Oh god, you mean some of the opinions of actual everyday citzens might be represented in the highest court in the land! Batten the hatches, defend the orthdoxy, democratic represenation in the supreme court is a violation of our fundamental civil liberties!!!!!!!!!!!!!!

This is a misrepresentation. The Supreme Court is not regarded as an ordinary jury of normal citizens pulled off the street, but as a branch of government containing the most powerful legal minds the US has produced. Sure, those are still people and still have preferences and beliefs. But nonetheless, selecting someone incompetent and/or ignorant has ramifications almost surely negative.

Nothing we can do about the people electing morons, and this was recognized from the outset. That’s why these Justices are appointed – the idea is that a whole group of morons will cancel one another out, and a few of them will be truly capable leaders. Usually, this works. My take is that Bush is aware that he lacks the political captital to fund a bitter and divisive debate by nominating a known bible-pounder, so he’s trying to slip an unknown bible-pounder under the radar, hoping she’ll be approved before anyone can really figure out her position on religious issues.

Meanwhile, I notice that John Roberts seems opposed to Oregon’s right-to-die assisted death policy. States’ rights are good and fine, says Roberts, just so long as all states are alike. But where they differ, he finds this too messy and too hard to enforce, so it’s the Supreme Court’s job to bring them into line. In other words, he grounds his position on administrative convenience. His religious faith’s position had absolutely nothing to do with this, oh no…

Oh god, you mean some of the opinions of actual everyday citzens might be represented in the highest court in the land! Batten the hatches, defend the orthdoxy, democratic represenation in the supreme court is a violation of our fundamental civil liberties!!!!!!!!!!!!!!

Flint latched onto this just a little faster than I but I think his explanation lacks an essential element: Just like it is for science, the opinions of actual everyday citizens is IRRELEVANT in the justice system. In theory, the law is applied as written and as evaluated on a case-by-case basis by judges that interpret the law and evaluate the evidence. If citizens want their opinions represented in the justice system, they must elect lawmakers (politicians) that will try to pass laws that are in line with their constituents’ views.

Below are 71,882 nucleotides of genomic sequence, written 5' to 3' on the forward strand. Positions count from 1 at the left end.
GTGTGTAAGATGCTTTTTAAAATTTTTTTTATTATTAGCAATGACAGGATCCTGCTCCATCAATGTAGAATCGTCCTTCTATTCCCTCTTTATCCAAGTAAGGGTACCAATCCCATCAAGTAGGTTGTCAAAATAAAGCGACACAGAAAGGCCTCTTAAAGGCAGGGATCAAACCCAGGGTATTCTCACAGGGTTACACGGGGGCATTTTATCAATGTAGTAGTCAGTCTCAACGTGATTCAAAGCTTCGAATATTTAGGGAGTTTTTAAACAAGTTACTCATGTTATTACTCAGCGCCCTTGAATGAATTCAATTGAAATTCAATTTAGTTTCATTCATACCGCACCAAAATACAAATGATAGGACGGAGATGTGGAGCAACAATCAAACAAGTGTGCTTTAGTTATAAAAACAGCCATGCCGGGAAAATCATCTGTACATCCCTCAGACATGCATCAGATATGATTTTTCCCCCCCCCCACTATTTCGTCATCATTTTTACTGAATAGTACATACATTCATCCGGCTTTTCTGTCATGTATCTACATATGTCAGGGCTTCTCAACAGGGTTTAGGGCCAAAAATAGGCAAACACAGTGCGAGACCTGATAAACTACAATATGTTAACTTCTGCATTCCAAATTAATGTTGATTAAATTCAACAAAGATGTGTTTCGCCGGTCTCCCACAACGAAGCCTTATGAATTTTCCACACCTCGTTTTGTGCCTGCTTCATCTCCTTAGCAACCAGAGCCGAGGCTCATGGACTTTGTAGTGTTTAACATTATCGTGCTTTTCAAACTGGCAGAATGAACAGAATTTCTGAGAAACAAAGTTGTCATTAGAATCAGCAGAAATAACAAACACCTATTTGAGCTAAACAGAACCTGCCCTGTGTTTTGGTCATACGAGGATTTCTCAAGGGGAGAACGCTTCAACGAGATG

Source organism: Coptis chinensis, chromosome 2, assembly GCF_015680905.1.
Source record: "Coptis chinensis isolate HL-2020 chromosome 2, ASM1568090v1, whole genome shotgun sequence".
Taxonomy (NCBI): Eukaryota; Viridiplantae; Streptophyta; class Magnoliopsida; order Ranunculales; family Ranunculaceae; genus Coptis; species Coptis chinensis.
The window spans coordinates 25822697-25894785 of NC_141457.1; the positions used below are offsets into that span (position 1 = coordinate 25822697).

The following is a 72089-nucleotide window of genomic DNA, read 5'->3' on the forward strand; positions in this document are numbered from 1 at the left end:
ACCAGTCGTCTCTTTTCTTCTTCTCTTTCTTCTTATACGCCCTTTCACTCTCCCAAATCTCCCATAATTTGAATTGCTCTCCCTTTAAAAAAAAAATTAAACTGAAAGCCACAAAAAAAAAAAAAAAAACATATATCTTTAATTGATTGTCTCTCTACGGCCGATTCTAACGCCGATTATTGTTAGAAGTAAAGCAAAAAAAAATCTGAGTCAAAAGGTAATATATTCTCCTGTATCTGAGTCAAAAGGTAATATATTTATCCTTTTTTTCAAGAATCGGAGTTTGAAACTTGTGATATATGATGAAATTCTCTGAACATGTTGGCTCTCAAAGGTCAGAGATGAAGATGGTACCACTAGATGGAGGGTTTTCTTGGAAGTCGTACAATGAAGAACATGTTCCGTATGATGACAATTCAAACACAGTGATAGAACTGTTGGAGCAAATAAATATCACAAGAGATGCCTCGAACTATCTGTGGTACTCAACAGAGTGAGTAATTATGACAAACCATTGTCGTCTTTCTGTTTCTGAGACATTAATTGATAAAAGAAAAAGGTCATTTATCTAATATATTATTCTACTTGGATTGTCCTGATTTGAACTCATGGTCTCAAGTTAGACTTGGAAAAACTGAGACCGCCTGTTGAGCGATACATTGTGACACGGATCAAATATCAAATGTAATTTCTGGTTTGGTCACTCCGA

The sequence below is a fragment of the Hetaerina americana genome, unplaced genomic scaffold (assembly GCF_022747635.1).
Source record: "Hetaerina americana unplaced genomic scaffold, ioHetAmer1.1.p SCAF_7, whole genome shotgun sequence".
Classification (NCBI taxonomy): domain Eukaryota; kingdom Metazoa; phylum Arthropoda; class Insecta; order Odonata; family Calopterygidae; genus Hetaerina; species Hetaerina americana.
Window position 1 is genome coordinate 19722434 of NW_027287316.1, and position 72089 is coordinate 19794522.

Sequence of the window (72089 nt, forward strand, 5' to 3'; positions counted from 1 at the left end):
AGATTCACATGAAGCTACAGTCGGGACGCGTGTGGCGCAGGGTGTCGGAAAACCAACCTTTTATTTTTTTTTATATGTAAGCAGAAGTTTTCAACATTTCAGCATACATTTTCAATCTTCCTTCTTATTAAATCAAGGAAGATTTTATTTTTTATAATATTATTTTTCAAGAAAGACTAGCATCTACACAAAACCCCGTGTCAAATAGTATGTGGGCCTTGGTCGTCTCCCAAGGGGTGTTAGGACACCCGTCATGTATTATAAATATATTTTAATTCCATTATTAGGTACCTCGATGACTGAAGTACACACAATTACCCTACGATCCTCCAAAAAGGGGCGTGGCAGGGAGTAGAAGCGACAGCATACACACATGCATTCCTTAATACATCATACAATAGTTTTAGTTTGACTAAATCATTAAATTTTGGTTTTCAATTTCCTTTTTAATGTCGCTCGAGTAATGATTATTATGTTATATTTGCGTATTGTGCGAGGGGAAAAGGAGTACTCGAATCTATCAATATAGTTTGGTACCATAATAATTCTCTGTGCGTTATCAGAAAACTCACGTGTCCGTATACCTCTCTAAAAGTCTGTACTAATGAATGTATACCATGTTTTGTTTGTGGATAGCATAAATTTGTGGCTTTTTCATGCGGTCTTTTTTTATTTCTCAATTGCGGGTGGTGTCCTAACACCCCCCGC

Anyway, I have to be honest, but I think for a well-informed and educated person, being a YEC shows an obstinate blindness in the face of evidence which I personally don’t think is the sort of character trait one wants in a judge.

Michael Buratovich Wrote:

… Judge Miers …

Keep in mind, though, that she’s not even any kind of judge yet.

I hope John Paul Stevens’ health is good.

I agree with Fernmonkey.

Willfull ignorance or rejection of evidence because of pre-conceived notions is NOT a desirable trait in a Supreme Court justice.

I know nothing about Harriet Miers, but I hope Bush isn’t savvy enough to try sneak a closet Creationist onto the court but rather picked her for convenience.

Fernmonkey wrote: “… I think for a well-informed and educated person, being a YEC shows an obstinate blindness in the face of evidence which I personally don’t think is the sort of character trait one wants in a judge.”

Except for your qualifier “well-informed and educated” I’d say it’s not always an obstinate blindness but it sometimes is a sincere lack of information and trust in the wrong people who misinform them.

The first time I read about “irreducible complexity” I thought maybe there was something to it besides incredulity and lack of imagination. It took me awhile, probably a couple weeks of part time reading, to figure who really had the goods.

In the end there is simply no way for us at this time to know for sure that there are no gradual steps that can produce any example system Behe might toss out. We can only know that there are gradual pathways by finding them. Once found, the whole concept is shot down.

Once presented with that evidence, the rest of ID should fall too in an honest and open mind, except for the question: Is there even the possibility of a truly irreducibly complex system? How would you know it if you saw one?

But I don’t think the evidence is common. I don’t think everyone cares to look for it. I think people who want such information are rare and they will always come to evolution.